Smarter snacking for spring and summer

Tuesday, May 10th, 2016


(BPT) – The air turns mild and warm, people gladly shed winter coats, and the days grow longer – everything about spring is lighter and brighter. Since the warmer months bring about many occasions to enjoy the best of backyard cookouts and boardwalk fare, the season’s more indulgently delicious offerings may cause us to consider departing from our wellness goals.

It is possible, however, to eat smarter this spring and summer by finding more wholesome options – without sacrificing the robust flavors and fun of the warmer months.

Grocery alternatives

Today, many of the foods we enjoy are offered in lighter, better-for-you versions that don’t compromise flavor. When shopping, look for these healthier alternatives to tempting summer treats.

For example, “figure-friendlier” frozen yogurt is now available in an assortment of varieties beyond basic vanilla – from fruit flavors to ice cream classics like chocolate or mocha. Healthy toppings, such as fresh fruit or dry nuts, add an extra dose of variety and texture to this warm-weather dessert.

For another smart snack option, look to Baked Naturals Tortilla Chips from Pepperidge Farm. Available in Simply Tortilla and Nacho Cheese varieties, these gluten- and preservative-free chips taste great and are always baked, never fried. Made with quality ingredients like stone ground corn and 16g whole grain per serving, Baked Naturals Tortilla Chips contain 43 percent less fat than the leading tortilla chip. Log on to www.pepperidgefarm.com to learn more.

At-home food prep

Some popular food preparations – like frying – tend to add calories and fat, but baking is a great alternative for summer that still allows flavor to shine through in your best dishes. Serving up homemade oven fries seasoned to your liking is one simple way to more healthfully enjoy a traditionally calorie-laden food.

Grilling is another great cooking method for the warmer months. Marinated meats, shrimp, and even chicken wings can easily be grilled and topped with various seasonings. Opting for main dishes that are usually accompanied by vegetables can also make finding room for fresh ingredients simpler.

Lastly, for a refreshing seasonal beverage, simply add slices of lemon or lime to a pitcher of ice water for a fresh splash of citrus flavor.-

By being creative and open to new ideas, it’s possible to snack smarter this spring and summer – and find more wholesome alternatives, both at home and in the grocery store.

 

Simple steps to packing a better school lunch

Wednesday, May 4th, 2016



“Packing the perfect school lunch is about ensuring all five food groups are covered, choosing foods within those groups that kids like and adding variety to the lunch box to keep kids interested,” says Elizabeth Somer, a nationally-recognized registered dietitian and author. “Getting kids involved in the lunch packing process isn’t just a great way to ensure kids are getting a lunch they’re excited about, it’s also a good opportunity to begin to teach children about nutrition and health.”

To make the school lunch packing process fun and easy, Somer and Horizon Organic, a leading organic dairy brand, partnered to create a back-to-school resource called “5 Lunch Needs and 50 Ways to Please.” So what are the five lunch needs and why are they important? Somer outlines the essential food groups and explains why kids need all five for a balanced lunch.

Low-fat milk and calcium-rich foods (recommended 2 to 3 cups per day)

Why milk? Bones are the body’s “bank account,” and deposits can only be made until the early 30s. After that, it’s withdrawals only. So, the bigger the calcium bank account, the better off you are later in life. The biggest benefits come in the early years when the body is able to deposit the most calcium into the bones. A great option in this group is Horizon Organic Milk with 32 mg DHA Omega-3 Single Serve Milk Boxes, which are the only milk boxes with DHA Omega-3, a long-chain omega-3 fatty acid that has been studied for its role in supporting healthy brain development.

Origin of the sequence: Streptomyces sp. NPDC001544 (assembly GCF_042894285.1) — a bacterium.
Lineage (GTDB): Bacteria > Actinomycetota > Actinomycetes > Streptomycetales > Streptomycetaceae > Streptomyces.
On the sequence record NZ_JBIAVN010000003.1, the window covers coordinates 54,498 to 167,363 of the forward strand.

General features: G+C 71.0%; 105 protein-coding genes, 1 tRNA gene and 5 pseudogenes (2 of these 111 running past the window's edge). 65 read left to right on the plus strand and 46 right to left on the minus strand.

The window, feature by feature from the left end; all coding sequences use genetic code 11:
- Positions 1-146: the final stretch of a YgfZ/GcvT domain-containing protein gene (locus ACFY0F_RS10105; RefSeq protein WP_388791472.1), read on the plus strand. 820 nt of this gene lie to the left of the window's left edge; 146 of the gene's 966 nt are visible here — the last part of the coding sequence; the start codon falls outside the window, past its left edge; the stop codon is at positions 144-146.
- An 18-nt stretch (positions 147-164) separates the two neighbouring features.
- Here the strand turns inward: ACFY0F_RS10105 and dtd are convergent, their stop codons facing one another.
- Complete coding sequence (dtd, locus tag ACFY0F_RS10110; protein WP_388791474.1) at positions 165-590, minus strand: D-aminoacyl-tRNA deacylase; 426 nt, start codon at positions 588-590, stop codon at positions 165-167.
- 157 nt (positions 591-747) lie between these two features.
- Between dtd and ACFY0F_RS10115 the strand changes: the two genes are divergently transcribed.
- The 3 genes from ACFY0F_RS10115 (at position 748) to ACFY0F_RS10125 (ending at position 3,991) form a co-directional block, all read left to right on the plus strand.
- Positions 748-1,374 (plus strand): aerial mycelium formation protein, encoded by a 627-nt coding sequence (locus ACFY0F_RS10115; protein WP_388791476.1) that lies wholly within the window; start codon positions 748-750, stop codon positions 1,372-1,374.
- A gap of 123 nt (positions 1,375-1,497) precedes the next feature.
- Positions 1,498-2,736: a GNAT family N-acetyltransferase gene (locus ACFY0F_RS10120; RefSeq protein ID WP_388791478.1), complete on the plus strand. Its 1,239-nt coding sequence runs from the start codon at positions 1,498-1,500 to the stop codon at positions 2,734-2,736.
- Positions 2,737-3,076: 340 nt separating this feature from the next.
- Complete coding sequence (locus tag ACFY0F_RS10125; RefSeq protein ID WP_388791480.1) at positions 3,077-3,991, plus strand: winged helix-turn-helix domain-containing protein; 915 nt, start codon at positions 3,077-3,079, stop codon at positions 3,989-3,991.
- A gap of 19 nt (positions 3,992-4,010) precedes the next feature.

Whole grains (recommended 4 to 7 ounces per day)

Why whole grains? Diets that are rich in whole grains and fiber help fill kids up. Unlike processed refined grains, many 100 percent whole grains are low in fat, high-fiber, and packed with vitamins and minerals. Between 100 percent whole grain bagels, tortillas and hamburger buns, there’s something to please any kid’s palate.

Vegetables (recommended 1 to 3 cups per day)

Why vegetables? It’s hard to have a healthy lifestyle without a plate heaped with colorful veggies. Veggies are where kids get things like vitamin C and folate, minerals, antioxidants, and phytonutrients. With significant numbers of phytonutrients now identified in veggies and fruits, these foods are important components of a child’s diet. Steamed edamame makes a great lunch box finger food.

Fruits (recommended 1.5 to 2 cups per day)

Why fruits? Fruits are also packed full of fiber, vitamins and minerals like veggies, but they come in a sweeter package. For example, a handful of dried apricots have more iron than a half cup of cooked mustard greens. Kids still need veggies, but on days when they turn up their noses at asparagus, slipping in a few more servings of fruit can make up the difference. Creative melon pieces thanks to fun-shaped cookie cutters are always a hit.

Meats, eggs, and legumes (recommended 3 to 6 ounces per day)

Besides protein, the foods in this group are sources of minerals, such as iron and zinc, and vitamins, such as B vitamins. Fatty seafood, such as salmon, contains omega-3 fats which are associated with brain development in children. It’s best to stick to lean and minimally-processed meats to cut back on saturated fats and sodium. Mini sliders made with organic, ground chicken or turkey and 100 percent whole-wheat buns are a great lunch box alternative to sandwiches.

The full “5 Lunch Needs and 50 Ways to Please resource,” is available at www.horizondairy.com/nutrition/dairy-nutrition.